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Publisher's Summary

This sequel to Tom Sharpe's classic comic novel Porterhouse Blue takes the listener back to the hilarious goings-on at Porterhouse College.
The instinct of the true Porterhouse man faced with a crisis is to reach for the bottle and then to fall back on the subtle tactical skills honed at Cambridge down the centuries: blackmail and kidnap. But will these be enough? Menaced on all sides - by the collapse of the Chapel, by the tentacles of organised crime, and by the hovering threat of the abominable Dog’s Nose Man - will Porterhouse be forced to unleash the most fearsome weapon in its armoury - the college food?
©1995 Tom Sharpe (P)2014 Audible, Inc.
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Customer Reviews

Most Helpful
2 out of 5 stars
By Constant Reader on 05-09-13

Tom Sharpe Gets Dull

What could have made this a 4 or 5-star listening experience for you?

A proper Thom Sharpe novel, rather than one that appears to have been written out of bits and tatters lying about.

Would you ever listen to anything by Tom Sharpe again?

Of course. I love his novels. I wish Audible carried more of them.

What three words best describe Jonathan Cecil’s performance?

Entertaining. Witty. British.

What reaction did this book spark in you? Anger, sadness, disappointment?


Any additional comments?

This is not a proper sequel ot Porterhouse Blue. But it is properly named. Reading it really was...a Grind.

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2 of 2 people found this review helpful

3 out of 5 stars
By Seong on 11-12-12

Another funny book from Tom Sharpe

If you’ve listened to books by Tom Sharpe before, how does this one compare?

The only other Tom Sharpe audiobook I've listened to is Porterhouse Blue, the first book in this series. Although I enjoyed listening to both these books neither of them were as funny as the two books I read as paperbacks - Ancestral Vices and Wilt in Nowhere. I couldn't read either of those two books in public because I laughed so hard that people would edge away from me in alarm. I'm not completely sure whether those two felt so much funnier because the stories were in fact funnier, or whether it was because the narrator sounded funnier in my head than it did read out loud by a professional.

What aspect of Jonathan Cecil’s performance would you have changed?

I feel terrible for saying this because Jonathan Cecil is a great reader too.... but there is a certain kind of story that makes me think wistfully of Martin Jarvis.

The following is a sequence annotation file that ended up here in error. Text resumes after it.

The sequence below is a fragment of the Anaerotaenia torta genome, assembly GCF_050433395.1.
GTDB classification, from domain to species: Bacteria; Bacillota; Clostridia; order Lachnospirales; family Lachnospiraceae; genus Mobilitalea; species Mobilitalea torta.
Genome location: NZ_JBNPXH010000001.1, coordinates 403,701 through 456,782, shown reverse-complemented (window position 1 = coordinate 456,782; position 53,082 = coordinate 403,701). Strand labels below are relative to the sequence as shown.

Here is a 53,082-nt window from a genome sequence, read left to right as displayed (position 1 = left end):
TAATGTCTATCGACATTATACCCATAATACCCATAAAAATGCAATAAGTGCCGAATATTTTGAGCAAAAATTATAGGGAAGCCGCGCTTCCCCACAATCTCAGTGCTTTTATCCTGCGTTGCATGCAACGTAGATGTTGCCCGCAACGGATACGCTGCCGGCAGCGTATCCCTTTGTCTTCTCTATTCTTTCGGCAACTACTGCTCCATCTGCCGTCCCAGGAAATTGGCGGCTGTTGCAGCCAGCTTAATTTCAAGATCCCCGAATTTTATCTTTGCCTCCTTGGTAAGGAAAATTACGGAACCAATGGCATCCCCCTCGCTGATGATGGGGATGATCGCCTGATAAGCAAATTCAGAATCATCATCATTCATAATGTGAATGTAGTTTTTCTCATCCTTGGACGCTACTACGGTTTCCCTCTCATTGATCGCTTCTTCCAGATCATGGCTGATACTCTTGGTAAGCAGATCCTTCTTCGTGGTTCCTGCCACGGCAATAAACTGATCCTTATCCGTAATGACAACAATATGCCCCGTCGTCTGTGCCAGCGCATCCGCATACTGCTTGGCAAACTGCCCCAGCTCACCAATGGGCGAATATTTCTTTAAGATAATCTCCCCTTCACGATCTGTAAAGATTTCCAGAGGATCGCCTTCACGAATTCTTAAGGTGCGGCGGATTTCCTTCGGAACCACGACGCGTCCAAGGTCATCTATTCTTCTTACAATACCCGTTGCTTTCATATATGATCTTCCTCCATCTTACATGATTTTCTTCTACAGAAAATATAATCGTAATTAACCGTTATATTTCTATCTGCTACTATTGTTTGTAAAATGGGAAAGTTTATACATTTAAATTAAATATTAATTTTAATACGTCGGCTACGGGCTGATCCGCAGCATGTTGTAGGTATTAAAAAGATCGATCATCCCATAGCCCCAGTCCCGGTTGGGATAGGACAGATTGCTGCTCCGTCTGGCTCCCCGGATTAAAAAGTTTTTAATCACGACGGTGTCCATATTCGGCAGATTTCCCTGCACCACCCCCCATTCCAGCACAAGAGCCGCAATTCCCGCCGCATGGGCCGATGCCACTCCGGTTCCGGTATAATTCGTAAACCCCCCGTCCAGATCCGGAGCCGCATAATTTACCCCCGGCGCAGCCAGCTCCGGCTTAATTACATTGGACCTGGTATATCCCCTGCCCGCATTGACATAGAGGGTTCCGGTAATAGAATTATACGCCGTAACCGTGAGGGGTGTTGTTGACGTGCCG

Was Grantchester Grind worth the listening time?


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1 of 1 people found this review helpful

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Customer Reviews

Most Helpful
1 out of 5 stars
By twigs way on 02-22-12

Disjointed, unfunny, bulked out by expletives

I bought this as I had a long journey coming up, and a vague memory that Tom Sharpe's Porterhouse Blue (of which this is a 'follow up') had been witty.

Grantchester Grind is not funny - it is just a series of disjointed endless descriptions of Cambridge college and dons seen in the context of a 'culture clash' with Americans . .
It manages to make both sides so ludicrously over exagerated as to be totally unbelievable even as satire (the book is not actually worthy of the description satire). The plot is so twisted and disjointed a to be indiscernable - and I can only imagine that Sharpe had to reach a certain 'word count' otherwise the number of f-words would be totally inexplicable.

Just dont even consider buying this - it was a total and utter waste of my money - made worse by the fact that I had used up my credits and faced with the long journey had actually paid good money for something which after 2 hours I just could not stand to listen to any more - and drove the next 4 hours in silence instead!!

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9 of 16 people found this review helpful

1 out of 5 stars
By Kindle Customer on 07-14-16

Poor-terhouse Grind

In comparison with other Tom Sharpe books this is a poor offering. Other books have had me crying with laughter, this barely rated the occasional titter. Very disappointing.

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Customer Reviews

Most Helpful
5 out of 5 stars
By Anonymous User on 08-17-17

Witty and clever

Entertaining and very well narrated. The story line is absurd but captivating at the same time.

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